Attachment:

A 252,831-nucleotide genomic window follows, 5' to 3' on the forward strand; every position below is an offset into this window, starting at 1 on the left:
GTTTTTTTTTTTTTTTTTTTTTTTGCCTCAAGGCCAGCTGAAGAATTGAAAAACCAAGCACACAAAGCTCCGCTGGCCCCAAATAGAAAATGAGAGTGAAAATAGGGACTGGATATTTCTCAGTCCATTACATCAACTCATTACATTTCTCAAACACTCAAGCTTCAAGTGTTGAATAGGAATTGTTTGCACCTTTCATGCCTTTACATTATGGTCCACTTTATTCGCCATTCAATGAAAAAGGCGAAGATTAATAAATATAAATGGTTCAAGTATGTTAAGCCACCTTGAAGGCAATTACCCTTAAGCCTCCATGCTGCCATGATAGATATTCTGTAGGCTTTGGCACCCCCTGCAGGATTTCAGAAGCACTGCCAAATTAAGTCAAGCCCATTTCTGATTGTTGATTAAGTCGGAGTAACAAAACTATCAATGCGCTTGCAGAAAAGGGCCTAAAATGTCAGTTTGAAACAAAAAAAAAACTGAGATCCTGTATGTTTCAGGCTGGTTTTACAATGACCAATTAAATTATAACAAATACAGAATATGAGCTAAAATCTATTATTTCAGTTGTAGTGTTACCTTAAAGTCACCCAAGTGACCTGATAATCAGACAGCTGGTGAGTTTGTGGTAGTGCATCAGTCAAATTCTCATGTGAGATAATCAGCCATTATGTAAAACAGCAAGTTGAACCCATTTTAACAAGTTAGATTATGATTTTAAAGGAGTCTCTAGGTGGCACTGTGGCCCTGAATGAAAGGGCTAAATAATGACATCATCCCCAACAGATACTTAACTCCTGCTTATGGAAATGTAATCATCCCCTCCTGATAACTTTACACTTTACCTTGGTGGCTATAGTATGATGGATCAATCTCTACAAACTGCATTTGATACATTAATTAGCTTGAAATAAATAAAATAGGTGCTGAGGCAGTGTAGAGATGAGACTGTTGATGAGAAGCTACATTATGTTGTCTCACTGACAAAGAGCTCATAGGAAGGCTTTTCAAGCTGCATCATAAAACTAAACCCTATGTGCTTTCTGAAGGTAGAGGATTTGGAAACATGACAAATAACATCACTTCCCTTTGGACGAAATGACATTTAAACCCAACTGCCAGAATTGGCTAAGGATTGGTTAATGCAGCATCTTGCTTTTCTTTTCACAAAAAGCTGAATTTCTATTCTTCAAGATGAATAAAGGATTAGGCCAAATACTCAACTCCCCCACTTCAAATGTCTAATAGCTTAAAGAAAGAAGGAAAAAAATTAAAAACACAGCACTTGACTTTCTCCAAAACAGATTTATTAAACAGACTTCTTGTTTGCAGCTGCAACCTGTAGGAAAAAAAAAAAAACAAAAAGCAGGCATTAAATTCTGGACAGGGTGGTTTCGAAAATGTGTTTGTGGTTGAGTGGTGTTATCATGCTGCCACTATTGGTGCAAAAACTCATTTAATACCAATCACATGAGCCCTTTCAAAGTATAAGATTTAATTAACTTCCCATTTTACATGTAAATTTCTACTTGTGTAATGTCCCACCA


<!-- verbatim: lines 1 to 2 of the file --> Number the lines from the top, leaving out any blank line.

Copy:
A 252,831-nucleotide genomic window follows, 5' to 3' on the forward strand; every position below is an offset into this window, starting at 1 on the left:
GTTTTTTTTTTTTTTTTTTTTTTTGCCTCAAGGCCAGCTGAAGAATTGAAAAACCAAGCACACAAAGCTCCGCTGGCCCCAAATAGAAAATGAGAGTGAAAATAGGGACTGGATATTTCTCAGTCCATTACATCAACTCATTACATTTCTCAAACACTCAAGCTTCAAGTGTTGAATAGGAATTGTTTGCACCTTTCATGCCTTTACATTATGGTCCACTTTATTCGCCATTCAATGAAAAAGGCGAAGATTAATAAATATAAATGGTTCAAGTATGTTAAGCCACCTTGAAGGCAATTACCCTTAAGCCTCCATGCTGCCATGATAGATATTCTGTAGGCTTTGGCACCCCCTGCAGGATTTCAGAAGCACTGCCAAATTAAGTCAAGCCCATTTCTGATTGTTGATTAAGTCGGAGTAACAAAACTATCAATGCGCTTGCAGAAAAGGGCCTAAAATGTCAGTTTGAAACAAAAAAAAAACTGAGATCCTGTATGTTTCAGGCTGGTTTTACAATGACCAATTAAATTATAACAAATACAGAATATGAGCTAAAATCTATTATTTCAGTTGTAGTGTTACCTTAAAGTCACCCAAGTGACCTGATAATCAGACAGCTGGTGAGTTTGTGGTAGTGCATCAGTCAAATTCTCATGTGAGATAATCAGCCATTATGTAAAACAGCAAGTTGAACCCATTTTAACAAGTTAGATTATGATTTTAAAGGAGTCTCTAGGTGGCACTGTGGCCCTGAATGAAAGGGCTAAATAATGACATCATCCCCAACAGATACTTAACTCCTGCTTATGGAAATGTAATCATCCCCTCCTGATAACTTTACACTTTACCTTGGTGGCTATAGTATGATGGATCAATCTCTACAAACTGCATTTGATACATTAATTAGCTTGAAATAAATAAAATAGGTGCTGAGGCAGTGTAGAGATGAGACTGTTGATGAGAAGCTACATTATGTTGTCTCACTGACAAAGAGCTCATAGGAAGGCTTTTCAAGCTGCATCATAAAACTAAACCCTATGTGCTTTCTGAAGGTAGAGGATTTGGAAACATGACAAATAACATCACTTCCCTTTGGACGAAATGACATTTAAACCCAACTGCCAGAATTGGCTAAGGATTGGTTAATGCAGCATCTTGCTTTTCTTTTCACAAAAAGCTGAATTTCTATTCTTCAAGATGAATAAAGGATTAGGCCAAATACTCAACTCCCCCACTTCAAATGTCTAATAGCTTAAAGAAAGAAGGAAAAAAATTAAAAACACAGCACTTGACTTTCTCCAAAACAGATTTATTAAACAGACTTCTTGTTTGCAGCTGCAACCTGTAGGAAAAAAAAAAAAACAAAAAGCAGGCATTAAATTCTGGACAGGGTGGTTTCGAAAATGTGTTTGTGGTTGAGTGGTGTTATCATGCTGCCACTATTGGTGCAAAAACTCATTTAATACCAATCACATGAGCCCTTTCAAAGTATAAGATTTAATTAACTTCCCATTTTACATGTAAATTTCTACTTGTGTAATGTCCCACCA